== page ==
AfroPoets Famous Writers


Rich, flashy, puffy-faced,
Hebrew and Anglo-Saxon,
The overlords sprawl here with their glittering darlings.
The smoke curls thick, in the dimmed light
Surreptitiously, deaf-mute waiters
Flatter the grandees,
Going easily over the rich carpets,
Wary lest they kick over the bottles
Under the tables.

The jazzband unleashes its frenzy.

       Now, now,
       To it, Roger; that's a nice doggie,
       Show your tricks to the gentlemen.

The trombone belches, and the saxophone
Wails curdlingly, the cymbals clash,
The drummer twitches in an epileptic fit

              Muddy water
              Round my feet
              Muddy water

The chorus sways in.
The 'Creole Beauties from New Orleans'
(By way of Atlanta, Louisville, Washington, Yonkers,
With stop-overs they've used nearly all their lives)
Their creamy skin flushing rose warm,
O, le bal des belles quarterounes! *
Their shapely bodies naked save
For tattered pink silk bodices, short velvet tights,
And shining silver-buckled boots;
Red bandannas on their sleek and close-clipped hair;
To bring to mind (aided by the bottles under the tables)
Life upon the river--

              Muddy water, river sweet

(Lafitte the pirate, instead,
And his doughty diggers of gold)

              There's peace and happiness there
              I declare

(In Arkansas,
Poor half-naked fools, tagged with identification numbers,
Worn out upon the levees,
Are carted back to the serfdom
They had never left before
And may never leave again)

              Bee--dap--ee--DOOP, dee-ba--dee-BOOP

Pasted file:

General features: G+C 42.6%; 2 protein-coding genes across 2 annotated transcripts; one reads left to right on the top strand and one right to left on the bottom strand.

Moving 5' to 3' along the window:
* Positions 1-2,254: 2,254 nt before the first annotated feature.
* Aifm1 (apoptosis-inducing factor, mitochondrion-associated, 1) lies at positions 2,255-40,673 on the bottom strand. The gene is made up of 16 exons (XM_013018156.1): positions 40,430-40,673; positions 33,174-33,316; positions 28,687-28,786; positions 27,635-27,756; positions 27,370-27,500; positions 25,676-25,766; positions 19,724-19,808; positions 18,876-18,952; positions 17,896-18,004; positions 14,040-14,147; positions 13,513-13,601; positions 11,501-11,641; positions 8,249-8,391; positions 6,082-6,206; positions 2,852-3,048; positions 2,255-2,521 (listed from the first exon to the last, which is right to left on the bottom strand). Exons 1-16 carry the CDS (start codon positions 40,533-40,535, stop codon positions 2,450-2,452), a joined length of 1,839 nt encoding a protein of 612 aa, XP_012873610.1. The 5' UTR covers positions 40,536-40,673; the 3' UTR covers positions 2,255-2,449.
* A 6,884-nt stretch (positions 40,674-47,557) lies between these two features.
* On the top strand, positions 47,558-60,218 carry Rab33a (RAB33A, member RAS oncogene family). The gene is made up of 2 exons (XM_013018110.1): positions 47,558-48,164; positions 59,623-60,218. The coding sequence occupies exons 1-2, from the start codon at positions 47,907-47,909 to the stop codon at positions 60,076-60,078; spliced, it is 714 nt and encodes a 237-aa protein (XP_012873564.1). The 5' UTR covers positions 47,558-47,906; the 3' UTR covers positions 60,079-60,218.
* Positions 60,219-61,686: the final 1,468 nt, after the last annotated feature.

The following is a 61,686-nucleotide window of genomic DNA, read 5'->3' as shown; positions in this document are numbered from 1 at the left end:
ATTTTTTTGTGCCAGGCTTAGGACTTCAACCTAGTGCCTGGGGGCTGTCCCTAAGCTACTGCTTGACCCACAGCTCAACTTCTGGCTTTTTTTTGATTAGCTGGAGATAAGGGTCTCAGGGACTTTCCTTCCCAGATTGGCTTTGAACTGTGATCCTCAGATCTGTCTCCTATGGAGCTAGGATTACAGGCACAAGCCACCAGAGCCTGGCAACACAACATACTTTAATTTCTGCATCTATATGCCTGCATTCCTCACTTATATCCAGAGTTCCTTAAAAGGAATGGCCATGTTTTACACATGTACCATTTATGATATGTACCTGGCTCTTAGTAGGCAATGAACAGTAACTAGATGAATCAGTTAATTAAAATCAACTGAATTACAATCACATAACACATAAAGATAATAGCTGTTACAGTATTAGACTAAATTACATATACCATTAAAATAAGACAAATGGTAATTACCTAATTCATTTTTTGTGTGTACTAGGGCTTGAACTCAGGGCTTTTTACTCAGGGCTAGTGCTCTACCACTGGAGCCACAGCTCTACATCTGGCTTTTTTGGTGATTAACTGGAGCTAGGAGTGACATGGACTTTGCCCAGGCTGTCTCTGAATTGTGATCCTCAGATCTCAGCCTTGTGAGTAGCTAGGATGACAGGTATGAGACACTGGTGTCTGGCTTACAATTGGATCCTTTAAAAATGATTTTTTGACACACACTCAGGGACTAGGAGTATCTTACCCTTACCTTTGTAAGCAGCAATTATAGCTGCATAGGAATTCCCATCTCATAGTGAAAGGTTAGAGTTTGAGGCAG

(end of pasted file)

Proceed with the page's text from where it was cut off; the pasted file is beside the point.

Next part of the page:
The girls wiggle and twist

       Oh you too,
       Proud high-stepping beauties,
       Show your paces to the gentlemen.
       A prime filly, seh.
       What am I offered, gentlemen, gentlemen. . . .

              I've been away a year today
              To wander and roam
              I don't care if it's muddy there

(Now that the floods recede,
What is there left the miserable folk?
Oh time in abundance to count their losses,
There is so little else to count.)

              Still it's my home, sweet home

From the lovely throats
Moans and deep cries for home:
Nashville, Toledo, Spout Springs, Boston,
Creoles from Germantown;--
The bodies twist and rock;
The glasses are filled up again. . . .

(In Mississippi
The black folk huddle, mute, uncomprehending,
Wondering 'how come the good Lord
Could treat them this a way')

              Down in the Delta

Along the Yazoo
The buzzards fly over, over, low,
Glutted, but with their scrawny necks stretching,
Peering still.)

              I've got my toes turned Dixie ways
              Round that Delta let me laze

The band goes mad, the drummer throws his sticks
At the moon, a papier-mache moon,
The chorus leaps into weird posturings,
The firm-fleshed arms plucking at grapes to stain
Bending, writhing, turning

              My heart cries out for
              M U D D Y W A T E R

(Down in the valleys
The stench of the drying mud
Is a bitter reminder of death.)

              Dee da dee D A A A A H

Written by Sterling A. Brown (1901-1989)


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